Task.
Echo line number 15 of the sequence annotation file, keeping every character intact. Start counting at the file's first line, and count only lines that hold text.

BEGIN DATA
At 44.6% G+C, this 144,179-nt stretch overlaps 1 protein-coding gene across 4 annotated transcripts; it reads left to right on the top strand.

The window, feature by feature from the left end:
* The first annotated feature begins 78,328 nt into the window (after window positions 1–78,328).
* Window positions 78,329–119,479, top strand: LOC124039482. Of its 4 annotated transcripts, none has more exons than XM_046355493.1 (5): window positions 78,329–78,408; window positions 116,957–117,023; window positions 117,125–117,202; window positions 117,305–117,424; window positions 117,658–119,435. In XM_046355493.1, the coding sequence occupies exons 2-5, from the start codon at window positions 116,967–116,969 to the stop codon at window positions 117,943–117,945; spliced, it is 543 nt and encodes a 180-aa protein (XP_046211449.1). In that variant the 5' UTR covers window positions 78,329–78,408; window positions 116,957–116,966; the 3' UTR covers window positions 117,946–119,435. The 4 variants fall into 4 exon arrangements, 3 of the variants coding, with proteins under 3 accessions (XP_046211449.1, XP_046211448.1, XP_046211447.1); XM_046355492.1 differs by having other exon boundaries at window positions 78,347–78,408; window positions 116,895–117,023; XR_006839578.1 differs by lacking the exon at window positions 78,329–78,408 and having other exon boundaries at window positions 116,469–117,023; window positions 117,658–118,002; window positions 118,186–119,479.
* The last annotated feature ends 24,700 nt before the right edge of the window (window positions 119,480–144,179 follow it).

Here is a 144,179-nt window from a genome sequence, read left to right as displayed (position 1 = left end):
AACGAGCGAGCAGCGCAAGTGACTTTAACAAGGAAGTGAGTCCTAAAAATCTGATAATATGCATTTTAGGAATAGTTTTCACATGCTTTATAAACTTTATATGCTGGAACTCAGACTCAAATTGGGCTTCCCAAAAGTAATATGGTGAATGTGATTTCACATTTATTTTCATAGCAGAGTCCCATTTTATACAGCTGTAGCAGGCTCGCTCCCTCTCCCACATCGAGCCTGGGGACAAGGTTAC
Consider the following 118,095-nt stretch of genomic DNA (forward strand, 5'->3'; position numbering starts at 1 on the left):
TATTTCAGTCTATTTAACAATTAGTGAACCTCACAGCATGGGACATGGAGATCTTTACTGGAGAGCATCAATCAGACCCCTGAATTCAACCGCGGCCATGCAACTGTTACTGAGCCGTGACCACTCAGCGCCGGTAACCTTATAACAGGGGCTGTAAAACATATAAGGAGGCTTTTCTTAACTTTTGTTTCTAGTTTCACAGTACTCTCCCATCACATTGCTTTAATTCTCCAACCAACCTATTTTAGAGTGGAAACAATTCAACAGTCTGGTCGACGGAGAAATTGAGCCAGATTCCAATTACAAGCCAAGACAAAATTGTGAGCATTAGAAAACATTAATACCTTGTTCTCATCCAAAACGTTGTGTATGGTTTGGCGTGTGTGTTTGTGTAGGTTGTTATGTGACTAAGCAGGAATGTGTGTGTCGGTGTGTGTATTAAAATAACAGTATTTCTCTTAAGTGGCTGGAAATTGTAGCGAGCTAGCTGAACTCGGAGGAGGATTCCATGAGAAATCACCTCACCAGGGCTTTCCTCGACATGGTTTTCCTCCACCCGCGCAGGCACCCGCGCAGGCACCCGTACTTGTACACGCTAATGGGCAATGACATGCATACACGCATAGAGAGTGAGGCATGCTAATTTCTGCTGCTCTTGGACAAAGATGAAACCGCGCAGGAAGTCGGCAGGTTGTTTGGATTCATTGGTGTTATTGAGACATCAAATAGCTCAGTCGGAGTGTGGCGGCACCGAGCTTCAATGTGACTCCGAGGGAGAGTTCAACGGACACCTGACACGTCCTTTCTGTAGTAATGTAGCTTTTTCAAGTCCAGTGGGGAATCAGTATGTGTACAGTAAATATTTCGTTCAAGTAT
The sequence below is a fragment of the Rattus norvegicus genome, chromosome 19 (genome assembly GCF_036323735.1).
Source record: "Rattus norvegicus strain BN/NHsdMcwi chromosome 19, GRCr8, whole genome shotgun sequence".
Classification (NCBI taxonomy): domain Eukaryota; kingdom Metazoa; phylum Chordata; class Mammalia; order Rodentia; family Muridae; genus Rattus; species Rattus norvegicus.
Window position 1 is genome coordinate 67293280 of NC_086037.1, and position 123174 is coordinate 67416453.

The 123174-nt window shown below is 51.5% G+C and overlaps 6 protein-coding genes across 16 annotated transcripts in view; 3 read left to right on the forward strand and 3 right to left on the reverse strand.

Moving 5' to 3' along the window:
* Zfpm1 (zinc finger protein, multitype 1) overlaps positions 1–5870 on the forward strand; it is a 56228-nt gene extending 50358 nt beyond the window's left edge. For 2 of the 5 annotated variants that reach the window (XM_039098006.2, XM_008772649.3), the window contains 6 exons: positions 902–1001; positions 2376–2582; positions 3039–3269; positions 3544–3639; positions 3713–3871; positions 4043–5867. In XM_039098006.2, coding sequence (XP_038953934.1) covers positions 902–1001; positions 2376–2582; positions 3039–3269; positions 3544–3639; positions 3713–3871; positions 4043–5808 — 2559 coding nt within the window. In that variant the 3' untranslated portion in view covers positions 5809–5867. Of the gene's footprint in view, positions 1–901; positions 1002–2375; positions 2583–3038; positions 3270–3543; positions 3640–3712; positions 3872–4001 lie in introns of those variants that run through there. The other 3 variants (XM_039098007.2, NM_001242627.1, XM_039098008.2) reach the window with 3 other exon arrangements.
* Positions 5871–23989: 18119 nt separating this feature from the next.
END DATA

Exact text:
Moving 5' to 3' along the window: